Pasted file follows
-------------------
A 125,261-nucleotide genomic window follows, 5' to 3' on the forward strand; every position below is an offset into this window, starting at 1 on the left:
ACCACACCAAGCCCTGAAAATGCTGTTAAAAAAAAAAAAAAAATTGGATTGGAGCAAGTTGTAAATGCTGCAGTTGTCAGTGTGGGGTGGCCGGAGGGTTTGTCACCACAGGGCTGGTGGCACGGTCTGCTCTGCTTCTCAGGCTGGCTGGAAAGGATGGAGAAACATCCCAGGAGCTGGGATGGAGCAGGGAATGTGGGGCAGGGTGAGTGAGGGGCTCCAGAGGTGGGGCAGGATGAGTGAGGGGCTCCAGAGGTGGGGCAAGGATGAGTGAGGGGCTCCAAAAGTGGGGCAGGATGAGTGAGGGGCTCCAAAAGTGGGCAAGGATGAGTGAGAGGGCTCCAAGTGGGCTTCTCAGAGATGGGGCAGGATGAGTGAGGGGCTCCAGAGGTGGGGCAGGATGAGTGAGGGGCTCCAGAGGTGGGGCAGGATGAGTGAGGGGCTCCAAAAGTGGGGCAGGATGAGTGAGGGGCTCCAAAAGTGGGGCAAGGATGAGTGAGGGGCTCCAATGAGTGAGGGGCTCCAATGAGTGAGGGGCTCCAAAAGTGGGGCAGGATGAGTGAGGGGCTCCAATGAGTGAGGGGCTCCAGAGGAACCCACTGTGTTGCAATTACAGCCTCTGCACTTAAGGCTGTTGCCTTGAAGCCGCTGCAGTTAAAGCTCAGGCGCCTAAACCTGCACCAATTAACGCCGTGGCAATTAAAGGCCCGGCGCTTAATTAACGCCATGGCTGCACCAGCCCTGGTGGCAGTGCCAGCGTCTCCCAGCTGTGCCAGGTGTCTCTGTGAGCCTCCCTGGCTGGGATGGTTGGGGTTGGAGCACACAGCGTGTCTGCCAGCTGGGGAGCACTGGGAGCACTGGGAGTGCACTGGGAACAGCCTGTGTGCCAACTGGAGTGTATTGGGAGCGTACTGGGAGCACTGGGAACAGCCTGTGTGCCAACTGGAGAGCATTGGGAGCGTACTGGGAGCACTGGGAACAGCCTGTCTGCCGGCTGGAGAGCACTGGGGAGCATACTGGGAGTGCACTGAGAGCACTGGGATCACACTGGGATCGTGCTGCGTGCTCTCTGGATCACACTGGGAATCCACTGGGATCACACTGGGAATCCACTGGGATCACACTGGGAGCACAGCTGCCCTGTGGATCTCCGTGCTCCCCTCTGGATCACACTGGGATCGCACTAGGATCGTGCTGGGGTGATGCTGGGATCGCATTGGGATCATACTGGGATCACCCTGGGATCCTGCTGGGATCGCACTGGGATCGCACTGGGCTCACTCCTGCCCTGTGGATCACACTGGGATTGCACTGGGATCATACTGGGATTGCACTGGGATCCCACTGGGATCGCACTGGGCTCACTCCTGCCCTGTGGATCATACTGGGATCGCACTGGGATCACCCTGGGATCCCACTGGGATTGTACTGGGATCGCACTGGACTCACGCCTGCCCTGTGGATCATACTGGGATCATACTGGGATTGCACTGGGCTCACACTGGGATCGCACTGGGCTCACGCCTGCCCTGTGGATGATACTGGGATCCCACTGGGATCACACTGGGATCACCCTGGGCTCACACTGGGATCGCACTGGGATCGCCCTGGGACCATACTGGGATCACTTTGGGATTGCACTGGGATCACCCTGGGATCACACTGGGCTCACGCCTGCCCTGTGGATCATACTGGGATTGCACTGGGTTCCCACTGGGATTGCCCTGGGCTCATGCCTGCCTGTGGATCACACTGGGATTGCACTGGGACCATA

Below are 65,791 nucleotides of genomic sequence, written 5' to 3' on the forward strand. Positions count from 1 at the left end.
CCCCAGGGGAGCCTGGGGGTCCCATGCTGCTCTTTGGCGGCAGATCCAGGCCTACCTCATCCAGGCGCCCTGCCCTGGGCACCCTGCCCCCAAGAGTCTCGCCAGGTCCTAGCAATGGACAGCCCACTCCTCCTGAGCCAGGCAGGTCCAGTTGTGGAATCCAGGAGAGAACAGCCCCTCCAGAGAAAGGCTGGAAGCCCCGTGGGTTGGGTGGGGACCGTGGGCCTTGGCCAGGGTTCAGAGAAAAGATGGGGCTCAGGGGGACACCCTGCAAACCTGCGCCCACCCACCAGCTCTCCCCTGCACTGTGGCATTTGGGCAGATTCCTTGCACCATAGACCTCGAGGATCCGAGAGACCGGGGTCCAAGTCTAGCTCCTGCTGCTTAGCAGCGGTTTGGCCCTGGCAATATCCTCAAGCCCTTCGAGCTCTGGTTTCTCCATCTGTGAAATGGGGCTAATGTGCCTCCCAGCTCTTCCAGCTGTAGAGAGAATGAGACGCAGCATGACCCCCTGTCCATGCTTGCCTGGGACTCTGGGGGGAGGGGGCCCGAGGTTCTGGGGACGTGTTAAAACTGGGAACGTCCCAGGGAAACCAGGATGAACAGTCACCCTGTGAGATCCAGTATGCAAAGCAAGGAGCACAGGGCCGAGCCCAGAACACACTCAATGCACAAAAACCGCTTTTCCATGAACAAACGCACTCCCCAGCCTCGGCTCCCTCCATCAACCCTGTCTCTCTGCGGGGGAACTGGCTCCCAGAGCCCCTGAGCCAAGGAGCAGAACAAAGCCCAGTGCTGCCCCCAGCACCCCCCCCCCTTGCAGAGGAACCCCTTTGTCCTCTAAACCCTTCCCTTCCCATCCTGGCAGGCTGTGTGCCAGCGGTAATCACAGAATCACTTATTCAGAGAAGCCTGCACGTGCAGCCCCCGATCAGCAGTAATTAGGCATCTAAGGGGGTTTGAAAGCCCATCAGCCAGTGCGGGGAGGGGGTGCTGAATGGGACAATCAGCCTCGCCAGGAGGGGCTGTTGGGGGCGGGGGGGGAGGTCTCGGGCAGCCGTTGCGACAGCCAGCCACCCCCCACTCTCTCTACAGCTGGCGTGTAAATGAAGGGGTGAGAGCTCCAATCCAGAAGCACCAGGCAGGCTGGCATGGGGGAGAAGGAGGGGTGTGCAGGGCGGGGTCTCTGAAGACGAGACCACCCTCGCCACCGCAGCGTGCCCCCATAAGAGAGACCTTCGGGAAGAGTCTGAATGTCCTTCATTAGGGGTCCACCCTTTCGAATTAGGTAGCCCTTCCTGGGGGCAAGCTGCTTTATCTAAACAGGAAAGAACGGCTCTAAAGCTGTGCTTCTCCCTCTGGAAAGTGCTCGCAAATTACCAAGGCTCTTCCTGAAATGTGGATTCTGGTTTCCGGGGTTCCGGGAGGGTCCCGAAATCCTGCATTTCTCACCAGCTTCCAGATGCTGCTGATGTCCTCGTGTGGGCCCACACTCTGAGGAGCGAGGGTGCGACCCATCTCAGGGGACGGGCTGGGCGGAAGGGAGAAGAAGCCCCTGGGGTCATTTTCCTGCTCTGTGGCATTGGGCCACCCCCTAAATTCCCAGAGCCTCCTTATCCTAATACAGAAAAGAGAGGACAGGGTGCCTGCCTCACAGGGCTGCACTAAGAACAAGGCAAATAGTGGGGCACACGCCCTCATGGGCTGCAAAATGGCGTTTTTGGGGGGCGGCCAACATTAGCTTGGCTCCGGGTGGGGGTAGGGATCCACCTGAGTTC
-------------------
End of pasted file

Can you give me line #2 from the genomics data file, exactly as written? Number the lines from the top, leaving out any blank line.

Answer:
ACCACACCAAGCCCTGAAAATGCTGTTAAAAAAAAAAAAAAAATTGGATTGGAGCAAGTTGTAAATGCTGCAGTTGTCAGTGTGGGGTGGCCGGAGGGTTTGTCACCACAGGGCTGGTGGCACGGTCTGCTCTGCTTCTCAGGCTGGCTGGAAAGGATGGAGAAACATCCCAGGAGCTGGGATGGAGCAGGGAATGTGGGGCAGGGTGAGTGAGGGGCTCCAGAGGTGGGGCAGGATGAGTGAGGGGCTCCAGAGGTGGGGCAAGGATGAGTGAGGGGCTCCAAAAGTGGGGCAGGATGAGTGAGGGGCTCCAAAAGTGGGCAAGGATGAGTGAGAGGGCTCCAAGTGGGCTTCTCAGAGATGGGGCAGGATGAGTGAGGGGCTCCAGAGGTGGGGCAGGATGAGTGAGGGGCTCCAGAGGTGGGGCAGGATGAGTGAGGGGCTCCAAAAGTGGGGCAGGATGAGTGAGGGGCTCCAAAAGTGGGGCAAGGATGAGTGAGGGGCTCCAATGAGTGAGGGGCTCCAATGAGTGAGGGGCTCCAAAAGTGGGGCAGGATGAGTGAGGGGCTCCAATGAGTGAGGGGCTCCAGAGGAACCCACTGTGTTGCAATTACAGCCTCTGCACTTAAGGCTGTTGCCTTGAAGCCGCTGCAGTTAAAGCTCAGGCGCCTAAACCTGCACCAATTAACGCCGTGGCAATTAAAGGCCCGGCGCTTAATTAACGCCATGGCTGCACCAGCCCTGGTGGCAGTGCCAGCGTCTCCCAGCTGTGCCAGGTGTCTCTGTGAGCCTCCCTGGCTGGGATGGTTGGGGTTGGAGCACACAGCGTGTCTGCCAGCTGGGGAGCACTGGGAGCACTGGGAGTGCACTGGGAACAGCCTGTGTGCCAACTGGAGTGTATTGGGAGCGTACTGGGAGCACTGGGAACAGCCTGTGTGCCAACTGGAGAGCATTGGGAGCGTACTGGGAGCACTGGGAACAGCCTGTCTGCCGGCTGGAGAGCACTGGGGAGCATACTGGGAGTGCACTGAGAGCACTGGGATCACACTGGGATCGTGCTGCGTGCTCTCTGGATCACACTGGGAATCCACTGGGATCACACTGGGAATCCACTGGGATCACACTGGGAGCACAGCTGCCCTGTGGATCTCCGTGCTCCCCTCTGGATCACACTGGGATCGCACTAGGATCGTGCTGGGGTGATGCTGGGATCGCATTGGGATCATACTGGGATCACCCTGGGATCCTGCTGGGATCGCACTGGGATCGCACTGGGCTCACTCCTGCCCTGTGGATCACACTGGGATTGCACTGGGATCATACTGGGATTGCACTGGGATCCCACTGGGATCGCACTGGGCTCACTCCTGCCCTGTGGATCATACTGGGATCGCACTGGGATCACCCTGGGATCCCACTGGGATTGTACTGGGATCGCACTGGACTCACGCCTGCCCTGTGGATCATACTGGGATCATACTGGGATTGCACTGGGCTCACACTGGGATCGCACTGGGCTCACGCCTGCCCTGTGGATGATACTGGGATCCCACTGGGATCACACTGGGATCACCCTGGGCTCACACTGGGATCGCACTGGGATCGCCCTGGGACCATACTGGGATCACTTTGGGATTGCACTGGGATCACCCTGGGATCACACTGGGCTCACGCCTGCCCTGTGGATCATACTGGGATTGCACTGGGTTCCCACTGGGATTGCCCTGGGCTCATGCCTGCCTGTGGATCACACTGGGATTGCACTGGGACCATA